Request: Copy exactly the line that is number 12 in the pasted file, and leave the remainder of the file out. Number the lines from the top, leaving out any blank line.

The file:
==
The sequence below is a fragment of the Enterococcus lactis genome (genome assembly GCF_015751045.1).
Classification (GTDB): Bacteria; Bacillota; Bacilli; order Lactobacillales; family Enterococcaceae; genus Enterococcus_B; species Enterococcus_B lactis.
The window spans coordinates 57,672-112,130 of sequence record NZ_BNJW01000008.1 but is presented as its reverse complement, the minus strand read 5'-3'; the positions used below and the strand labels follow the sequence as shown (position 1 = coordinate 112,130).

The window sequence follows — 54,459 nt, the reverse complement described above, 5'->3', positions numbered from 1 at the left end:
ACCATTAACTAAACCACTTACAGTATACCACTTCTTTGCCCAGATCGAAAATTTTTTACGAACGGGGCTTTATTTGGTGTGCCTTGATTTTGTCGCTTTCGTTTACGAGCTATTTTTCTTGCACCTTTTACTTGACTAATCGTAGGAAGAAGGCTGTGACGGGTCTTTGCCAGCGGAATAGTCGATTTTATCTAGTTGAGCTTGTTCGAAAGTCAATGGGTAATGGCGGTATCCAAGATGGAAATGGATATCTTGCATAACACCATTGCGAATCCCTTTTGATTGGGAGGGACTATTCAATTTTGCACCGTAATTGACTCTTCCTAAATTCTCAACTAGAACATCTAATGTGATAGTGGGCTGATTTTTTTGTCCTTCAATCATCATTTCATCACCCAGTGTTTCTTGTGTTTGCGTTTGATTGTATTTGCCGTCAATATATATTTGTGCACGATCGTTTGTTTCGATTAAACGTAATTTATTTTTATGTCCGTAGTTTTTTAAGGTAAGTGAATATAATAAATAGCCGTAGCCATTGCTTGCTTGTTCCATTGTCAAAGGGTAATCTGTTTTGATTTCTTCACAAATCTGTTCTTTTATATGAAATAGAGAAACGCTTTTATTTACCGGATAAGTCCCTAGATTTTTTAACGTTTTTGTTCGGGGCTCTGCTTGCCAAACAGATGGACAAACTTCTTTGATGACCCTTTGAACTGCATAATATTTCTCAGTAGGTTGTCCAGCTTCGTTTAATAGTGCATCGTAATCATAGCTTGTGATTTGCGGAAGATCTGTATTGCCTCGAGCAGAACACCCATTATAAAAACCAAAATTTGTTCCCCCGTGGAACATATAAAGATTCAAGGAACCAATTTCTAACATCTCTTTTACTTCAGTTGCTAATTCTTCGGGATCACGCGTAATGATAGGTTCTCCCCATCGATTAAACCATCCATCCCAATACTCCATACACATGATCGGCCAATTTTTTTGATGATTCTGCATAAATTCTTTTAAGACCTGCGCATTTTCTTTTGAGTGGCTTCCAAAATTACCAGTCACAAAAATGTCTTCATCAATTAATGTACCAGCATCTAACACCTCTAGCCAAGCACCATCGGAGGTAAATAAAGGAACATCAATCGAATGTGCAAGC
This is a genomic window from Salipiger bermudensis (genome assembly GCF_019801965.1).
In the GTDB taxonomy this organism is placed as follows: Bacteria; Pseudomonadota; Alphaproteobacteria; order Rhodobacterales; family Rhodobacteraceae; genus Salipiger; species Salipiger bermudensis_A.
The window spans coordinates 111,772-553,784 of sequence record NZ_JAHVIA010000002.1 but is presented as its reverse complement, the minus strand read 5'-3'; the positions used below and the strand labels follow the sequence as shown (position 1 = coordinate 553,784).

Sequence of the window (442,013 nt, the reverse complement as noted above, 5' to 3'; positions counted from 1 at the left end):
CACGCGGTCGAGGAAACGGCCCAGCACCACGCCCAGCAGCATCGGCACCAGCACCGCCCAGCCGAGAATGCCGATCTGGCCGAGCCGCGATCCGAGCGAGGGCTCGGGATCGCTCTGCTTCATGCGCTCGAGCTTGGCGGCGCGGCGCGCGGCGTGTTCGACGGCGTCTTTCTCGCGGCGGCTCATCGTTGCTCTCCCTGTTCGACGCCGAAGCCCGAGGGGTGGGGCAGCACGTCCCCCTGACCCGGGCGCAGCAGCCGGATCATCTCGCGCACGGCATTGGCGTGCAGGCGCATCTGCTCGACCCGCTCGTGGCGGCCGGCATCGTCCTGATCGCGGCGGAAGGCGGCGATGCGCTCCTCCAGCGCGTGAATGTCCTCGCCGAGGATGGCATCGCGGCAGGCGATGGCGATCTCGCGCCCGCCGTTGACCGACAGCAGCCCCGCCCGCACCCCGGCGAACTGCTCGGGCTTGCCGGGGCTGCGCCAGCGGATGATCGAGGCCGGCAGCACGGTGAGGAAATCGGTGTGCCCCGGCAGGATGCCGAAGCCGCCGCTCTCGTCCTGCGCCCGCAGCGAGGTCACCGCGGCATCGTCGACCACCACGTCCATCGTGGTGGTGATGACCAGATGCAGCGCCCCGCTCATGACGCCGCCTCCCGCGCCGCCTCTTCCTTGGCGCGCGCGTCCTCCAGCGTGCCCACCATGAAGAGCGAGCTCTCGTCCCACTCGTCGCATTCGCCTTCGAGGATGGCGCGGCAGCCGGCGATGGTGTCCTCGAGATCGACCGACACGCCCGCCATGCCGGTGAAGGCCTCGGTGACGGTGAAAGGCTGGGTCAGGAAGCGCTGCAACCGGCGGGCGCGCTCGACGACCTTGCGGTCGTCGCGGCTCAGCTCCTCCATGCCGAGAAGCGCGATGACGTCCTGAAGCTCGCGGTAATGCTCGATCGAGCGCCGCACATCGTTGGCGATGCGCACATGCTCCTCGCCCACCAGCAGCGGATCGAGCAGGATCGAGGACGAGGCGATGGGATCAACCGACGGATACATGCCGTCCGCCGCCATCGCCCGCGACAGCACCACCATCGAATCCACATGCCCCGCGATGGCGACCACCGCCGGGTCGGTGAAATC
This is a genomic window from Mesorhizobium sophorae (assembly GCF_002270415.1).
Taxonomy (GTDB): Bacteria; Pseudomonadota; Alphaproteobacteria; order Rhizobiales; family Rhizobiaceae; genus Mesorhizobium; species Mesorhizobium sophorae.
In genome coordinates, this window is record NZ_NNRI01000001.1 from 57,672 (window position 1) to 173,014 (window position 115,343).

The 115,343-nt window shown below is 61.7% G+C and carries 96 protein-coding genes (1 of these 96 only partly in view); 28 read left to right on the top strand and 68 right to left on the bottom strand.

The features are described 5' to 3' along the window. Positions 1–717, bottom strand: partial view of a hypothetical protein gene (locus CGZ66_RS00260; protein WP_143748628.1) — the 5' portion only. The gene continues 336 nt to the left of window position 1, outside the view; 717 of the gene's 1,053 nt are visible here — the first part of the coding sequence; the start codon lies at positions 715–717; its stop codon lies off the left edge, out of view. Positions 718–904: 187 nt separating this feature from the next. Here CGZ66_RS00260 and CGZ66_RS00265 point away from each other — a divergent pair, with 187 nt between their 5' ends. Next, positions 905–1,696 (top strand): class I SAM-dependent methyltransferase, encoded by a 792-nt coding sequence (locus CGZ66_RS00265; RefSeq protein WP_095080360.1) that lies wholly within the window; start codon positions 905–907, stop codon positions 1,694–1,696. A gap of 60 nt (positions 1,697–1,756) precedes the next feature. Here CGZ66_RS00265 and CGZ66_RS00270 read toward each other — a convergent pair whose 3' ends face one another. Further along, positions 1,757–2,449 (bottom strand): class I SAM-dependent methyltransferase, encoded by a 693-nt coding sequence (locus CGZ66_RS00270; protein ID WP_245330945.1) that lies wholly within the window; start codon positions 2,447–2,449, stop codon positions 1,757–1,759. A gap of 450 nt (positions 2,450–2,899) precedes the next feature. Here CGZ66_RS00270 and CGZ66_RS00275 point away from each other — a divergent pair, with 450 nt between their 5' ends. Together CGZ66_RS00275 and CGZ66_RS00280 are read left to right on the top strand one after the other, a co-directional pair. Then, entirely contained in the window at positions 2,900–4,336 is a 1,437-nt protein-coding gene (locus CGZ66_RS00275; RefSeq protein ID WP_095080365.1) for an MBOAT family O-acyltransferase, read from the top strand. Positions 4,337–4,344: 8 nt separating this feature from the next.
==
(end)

Taxonomy (GTDB): Bacteria; Pseudomonadota; Alphaproteobacteria; order Rhizobiales; family Rhizobiaceae; genus Mesorhizobium; species Mesorhizobium sophorae.